I did a YouTube search on “Children talk about using digital technology in school” and found a really interesting link that was not about children as such, or having them talk about their use of different forms of technology (which was the intention of my search) but which was valuable nonetheless.
This was the link:
in education and learning, is technology doing all it can to help us? Is technology on the cutting edge? Is technology delivering its promise? …
Start playing at search term (40:44)
What I found really interesting about this link was that it actually led me to a specific part of a long video (over an hour) that contained a section where Eric Schmidt (now Executive chairman of Google) talked about the importance of technology.
This idea of starting in a long video at a specific part which relates to a search term was really powerful to me. It made me think about the wider idea of how technology can be used to further learning. It related very much to Schmidt’s point in the video that schools haven’t come to terms with a world of information that is instantly accessible and which can be accessed by technology that is becoming cheaper and more powerful by the year (in an exponential growth).
I would recommend that you access the video at the point of the search term and watch Schmidt as he explains how technology has made the old forms of teaching and learning redundant and how we all need to adapt to a changed world of information that grows by huge amounts on a daily basis (even this blog is adding one tiny segment to today’s input to our well of knowledge!).
I retired from full-time work yesterday. I have left at a time of economic uncertainty and indeed I have been able to take early retirement due to being made redundant because of the Government’s public spending cutbacks.
I should feel somewhat concerned about the future, both my own personal one and the future for the rest of us in an age of economic downturn and the threat of yet another recession.
But I do not feel depressed at all. I have plans to extend my learning using the wonderful online opportunities to learn that are available these days with courses on all subjects from the great centres of education from across the world.
In the wider world picture I have found three young people this week who have given me hope for the future. Here are the links I saved in my Diigo account:
10 Dec 11
These stories show me that we have some really outstanding talent in our younger generation. Not only are they outstanding in terms of their personal qualities but they have an outlook that wants to help their fellow human beings.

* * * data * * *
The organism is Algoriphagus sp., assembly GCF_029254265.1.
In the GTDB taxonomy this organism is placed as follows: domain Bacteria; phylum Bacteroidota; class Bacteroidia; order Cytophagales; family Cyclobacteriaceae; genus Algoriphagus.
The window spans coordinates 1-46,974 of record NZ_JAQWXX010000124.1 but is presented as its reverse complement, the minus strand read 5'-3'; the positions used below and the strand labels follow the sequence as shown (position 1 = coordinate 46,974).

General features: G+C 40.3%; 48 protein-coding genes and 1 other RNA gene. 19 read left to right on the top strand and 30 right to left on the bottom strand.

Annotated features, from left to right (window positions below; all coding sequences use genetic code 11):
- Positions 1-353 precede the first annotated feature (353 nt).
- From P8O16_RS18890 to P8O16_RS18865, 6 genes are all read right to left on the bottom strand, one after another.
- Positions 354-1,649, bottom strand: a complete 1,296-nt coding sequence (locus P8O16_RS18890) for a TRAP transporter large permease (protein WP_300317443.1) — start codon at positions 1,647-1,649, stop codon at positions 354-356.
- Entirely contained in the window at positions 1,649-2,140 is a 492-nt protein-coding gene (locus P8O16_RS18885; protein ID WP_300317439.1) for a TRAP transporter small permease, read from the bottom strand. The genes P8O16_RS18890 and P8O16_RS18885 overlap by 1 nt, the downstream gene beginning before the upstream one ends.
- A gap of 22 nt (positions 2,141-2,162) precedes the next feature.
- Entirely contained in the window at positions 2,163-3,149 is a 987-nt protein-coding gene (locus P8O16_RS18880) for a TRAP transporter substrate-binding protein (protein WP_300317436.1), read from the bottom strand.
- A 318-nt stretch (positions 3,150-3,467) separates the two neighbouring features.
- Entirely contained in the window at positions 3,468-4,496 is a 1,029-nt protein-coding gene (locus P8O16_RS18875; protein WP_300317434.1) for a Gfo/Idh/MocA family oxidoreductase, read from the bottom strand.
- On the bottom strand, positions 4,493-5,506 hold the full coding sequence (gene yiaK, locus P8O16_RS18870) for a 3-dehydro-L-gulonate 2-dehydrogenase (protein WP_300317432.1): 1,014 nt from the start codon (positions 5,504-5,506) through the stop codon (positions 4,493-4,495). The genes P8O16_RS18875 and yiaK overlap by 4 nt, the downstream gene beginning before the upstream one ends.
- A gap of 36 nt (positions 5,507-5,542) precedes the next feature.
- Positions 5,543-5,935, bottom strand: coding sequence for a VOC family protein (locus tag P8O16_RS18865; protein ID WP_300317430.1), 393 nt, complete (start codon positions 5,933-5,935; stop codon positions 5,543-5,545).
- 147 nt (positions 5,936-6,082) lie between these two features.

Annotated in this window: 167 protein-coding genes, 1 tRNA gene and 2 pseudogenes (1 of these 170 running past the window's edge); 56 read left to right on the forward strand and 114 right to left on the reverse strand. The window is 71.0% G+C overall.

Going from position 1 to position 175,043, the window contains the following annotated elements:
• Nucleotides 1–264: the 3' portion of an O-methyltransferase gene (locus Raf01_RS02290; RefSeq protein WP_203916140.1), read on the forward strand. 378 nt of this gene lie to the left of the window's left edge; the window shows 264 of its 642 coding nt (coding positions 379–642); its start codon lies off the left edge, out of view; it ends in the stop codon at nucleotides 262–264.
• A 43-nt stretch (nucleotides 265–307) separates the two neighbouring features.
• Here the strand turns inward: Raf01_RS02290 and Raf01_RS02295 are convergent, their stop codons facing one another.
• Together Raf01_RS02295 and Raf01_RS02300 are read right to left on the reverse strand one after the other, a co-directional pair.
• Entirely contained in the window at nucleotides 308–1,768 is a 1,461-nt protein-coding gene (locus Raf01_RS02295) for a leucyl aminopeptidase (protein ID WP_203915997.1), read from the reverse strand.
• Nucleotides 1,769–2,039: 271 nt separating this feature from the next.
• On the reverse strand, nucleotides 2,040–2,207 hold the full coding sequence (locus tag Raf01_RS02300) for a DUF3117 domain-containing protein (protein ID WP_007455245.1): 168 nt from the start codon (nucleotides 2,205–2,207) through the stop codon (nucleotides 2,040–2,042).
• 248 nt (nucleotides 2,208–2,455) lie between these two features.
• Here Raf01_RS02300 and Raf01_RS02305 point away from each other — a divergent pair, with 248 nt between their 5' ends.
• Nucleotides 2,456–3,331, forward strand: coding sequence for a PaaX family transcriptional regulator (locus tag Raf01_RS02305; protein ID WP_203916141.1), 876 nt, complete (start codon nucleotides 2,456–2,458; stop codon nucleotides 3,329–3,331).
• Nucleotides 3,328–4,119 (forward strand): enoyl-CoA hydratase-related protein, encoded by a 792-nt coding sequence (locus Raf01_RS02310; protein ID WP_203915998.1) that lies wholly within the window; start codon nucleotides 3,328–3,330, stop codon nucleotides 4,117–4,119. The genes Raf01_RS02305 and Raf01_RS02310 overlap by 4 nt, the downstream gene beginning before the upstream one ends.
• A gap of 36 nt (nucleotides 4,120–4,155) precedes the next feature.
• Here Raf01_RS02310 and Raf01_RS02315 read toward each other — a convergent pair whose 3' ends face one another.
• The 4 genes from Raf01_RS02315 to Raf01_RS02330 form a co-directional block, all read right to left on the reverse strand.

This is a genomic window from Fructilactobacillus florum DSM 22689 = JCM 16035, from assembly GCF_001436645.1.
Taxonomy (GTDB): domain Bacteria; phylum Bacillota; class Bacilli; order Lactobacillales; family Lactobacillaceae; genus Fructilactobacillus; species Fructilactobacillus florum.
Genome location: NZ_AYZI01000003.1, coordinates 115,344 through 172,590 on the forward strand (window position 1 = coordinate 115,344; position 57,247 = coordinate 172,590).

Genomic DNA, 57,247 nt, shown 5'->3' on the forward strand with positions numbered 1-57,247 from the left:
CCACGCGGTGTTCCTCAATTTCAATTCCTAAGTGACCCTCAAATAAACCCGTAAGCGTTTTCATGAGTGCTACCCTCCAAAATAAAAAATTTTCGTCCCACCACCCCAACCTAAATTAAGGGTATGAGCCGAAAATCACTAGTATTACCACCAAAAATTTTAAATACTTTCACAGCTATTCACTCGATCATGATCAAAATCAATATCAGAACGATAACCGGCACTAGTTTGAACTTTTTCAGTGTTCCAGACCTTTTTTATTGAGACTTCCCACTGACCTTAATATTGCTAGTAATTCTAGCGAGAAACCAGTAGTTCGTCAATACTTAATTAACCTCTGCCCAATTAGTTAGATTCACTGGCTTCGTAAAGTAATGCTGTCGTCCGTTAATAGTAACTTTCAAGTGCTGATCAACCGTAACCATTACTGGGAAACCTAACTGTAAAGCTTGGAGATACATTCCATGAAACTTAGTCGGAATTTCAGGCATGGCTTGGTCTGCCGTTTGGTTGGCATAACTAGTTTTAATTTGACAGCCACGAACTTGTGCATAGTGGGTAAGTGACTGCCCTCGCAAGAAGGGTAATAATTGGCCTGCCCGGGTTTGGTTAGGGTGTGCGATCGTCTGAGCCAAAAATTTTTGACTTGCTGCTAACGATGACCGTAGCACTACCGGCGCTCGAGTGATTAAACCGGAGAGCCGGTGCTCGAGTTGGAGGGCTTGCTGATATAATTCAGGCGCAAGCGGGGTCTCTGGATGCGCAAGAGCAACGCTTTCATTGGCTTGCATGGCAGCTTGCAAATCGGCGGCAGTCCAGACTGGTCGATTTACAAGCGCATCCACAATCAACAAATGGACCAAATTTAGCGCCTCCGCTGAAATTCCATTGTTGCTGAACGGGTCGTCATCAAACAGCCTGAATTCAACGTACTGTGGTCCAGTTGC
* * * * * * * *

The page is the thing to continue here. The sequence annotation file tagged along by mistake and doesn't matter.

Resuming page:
Kyle Thiermann is a 21 year old surfer who has used his surfing connections to help people to understand about the investments that large banks have made that have led to economic exploitation in countries such as Chile. He has been able to get people to change their investment to local,environmentally friendly banks.
Travis Allen made a YouTube video whilst in high school about the need to promote mobile (specifically iPad) learning. The article that I have linked to above shows just how far he has come in promoting his environmentally friendly ideas. He has become a keynote speaker in many conferences and recently attended the Google Zeitgeist Conference where he met other leading “movers and shakers” from all over the world. He has started his own company that promotes paper-free ideas and the advantages of using new technology to promote effective learning in schools and colleges.
Angela Zhang is 17 years old and she’s just been awarded the $100,000 Grand Prize in the Individual category of the Siemens Competition in Math, Science & Technology. Her project was entitled “Design of Image-guided, Photo-thermal Controlled Drug Releasing Multifunctional Nanosystem for the Treatment of Cancer Stem Cells.”
Here is a High School student who has developed a means for trying to locate and destroy cancer stem cells which could have far-reaching impact on the ability of the medical profession to combat this horrible disease in the future.
These are just three of many many thousands of amazing young people who give me hope for the future. So, as I go out into the unknown that is my retirement I feel that I have a lot to look forward to and, with amazing young people such as Kyle, Travis and Angela , so do the rest of us.
Here’s to a bright future!